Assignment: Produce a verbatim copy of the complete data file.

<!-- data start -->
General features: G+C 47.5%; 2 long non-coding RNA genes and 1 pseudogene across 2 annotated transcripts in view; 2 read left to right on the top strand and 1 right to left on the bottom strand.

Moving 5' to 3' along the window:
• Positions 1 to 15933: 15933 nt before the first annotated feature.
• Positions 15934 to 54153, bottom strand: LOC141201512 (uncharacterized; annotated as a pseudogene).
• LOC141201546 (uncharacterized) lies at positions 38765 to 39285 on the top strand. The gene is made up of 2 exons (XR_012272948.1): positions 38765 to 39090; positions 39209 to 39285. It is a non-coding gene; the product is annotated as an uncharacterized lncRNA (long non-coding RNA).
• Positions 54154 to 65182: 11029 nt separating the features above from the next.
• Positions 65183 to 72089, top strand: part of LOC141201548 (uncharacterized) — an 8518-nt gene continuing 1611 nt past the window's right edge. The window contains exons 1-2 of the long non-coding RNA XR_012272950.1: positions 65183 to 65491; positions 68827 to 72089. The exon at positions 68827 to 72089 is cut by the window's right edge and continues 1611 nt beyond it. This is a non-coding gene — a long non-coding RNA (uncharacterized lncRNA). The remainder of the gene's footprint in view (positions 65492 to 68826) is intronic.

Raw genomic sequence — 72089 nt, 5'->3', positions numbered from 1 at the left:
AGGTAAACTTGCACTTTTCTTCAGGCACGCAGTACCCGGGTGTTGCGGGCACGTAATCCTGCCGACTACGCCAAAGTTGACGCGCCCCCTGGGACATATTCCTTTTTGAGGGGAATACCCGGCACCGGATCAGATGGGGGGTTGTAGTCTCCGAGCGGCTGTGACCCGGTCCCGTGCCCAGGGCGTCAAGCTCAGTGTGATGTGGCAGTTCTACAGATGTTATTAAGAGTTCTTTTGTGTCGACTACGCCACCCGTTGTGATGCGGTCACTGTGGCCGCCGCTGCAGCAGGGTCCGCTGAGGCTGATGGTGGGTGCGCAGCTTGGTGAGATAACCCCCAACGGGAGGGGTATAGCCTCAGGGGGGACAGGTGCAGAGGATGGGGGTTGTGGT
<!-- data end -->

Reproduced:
General features: G+C 47.5%; 2 long non-coding RNA genes and 1 pseudogene across 2 annotated transcripts in view; 2 read left to right on the top strand and 1 right to left on the bottom strand.

Moving 5' to 3' along the window:
• Positions 1 to 15933: 15933 nt before the first annotated feature.
• Positions 15934 to 54153, bottom strand: LOC141201512 (uncharacterized; annotated as a pseudogene).
• LOC141201546 (uncharacterized) lies at positions 38765 to 39285 on the top strand. The gene is made up of 2 exons (XR_012272948.1): positions 38765 to 39090; positions 39209 to 39285. It is a non-coding gene; the product is annotated as an uncharacterized lncRNA (long non-coding RNA).
• Positions 54154 to 65182: 11029 nt separating the features above from the next.
• Positions 65183 to 72089, top strand: part of LOC141201548 (uncharacterized) — an 8518-nt gene continuing 1611 nt past the window's right edge. The window contains exons 1-2 of the long non-coding RNA XR_012272950.1: positions 65183 to 65491; positions 68827 to 72089. The exon at positions 68827 to 72089 is cut by the window's right edge and continues 1611 nt beyond it. This is a non-coding gene — a long non-coding RNA (uncharacterized lncRNA). The remainder of the gene's footprint in view (positions 65492 to 68826) is intronic.

Raw genomic sequence — 72089 nt, 5'->3', positions numbered from 1 at the left:
AGGTAAACTTGCACTTTTCTTCAGGCACGCAGTACCCGGGTGTTGCGGGCACGTAATCCTGCCGACTACGCCAAAGTTGACGCGCCCCCTGGGACATATTCCTTTTTGAGGGGAATACCCGGCACCGGATCAGATGGGGGGTTGTAGTCTCCGAGCGGCTGTGACCCGGTCCCGTGCCCAGGGCGTCAAGCTCAGTGTGATGTGGCAGTTCTACAGATGTTATTAAGAGTTCTTTTGTGTCGACTACGCCACCCGTTGTGATGCGGTCACTGTGGCCGCCGCTGCAGCAGGGTCCGCTGAGGCTGATGGTGGGTGCGCAGCTTGGTGAGATAACCCCCAACGGGAGGGGTATAGCCTCAGGGGGGACAGGTGCAGAGGATGGGGGTTGTGGT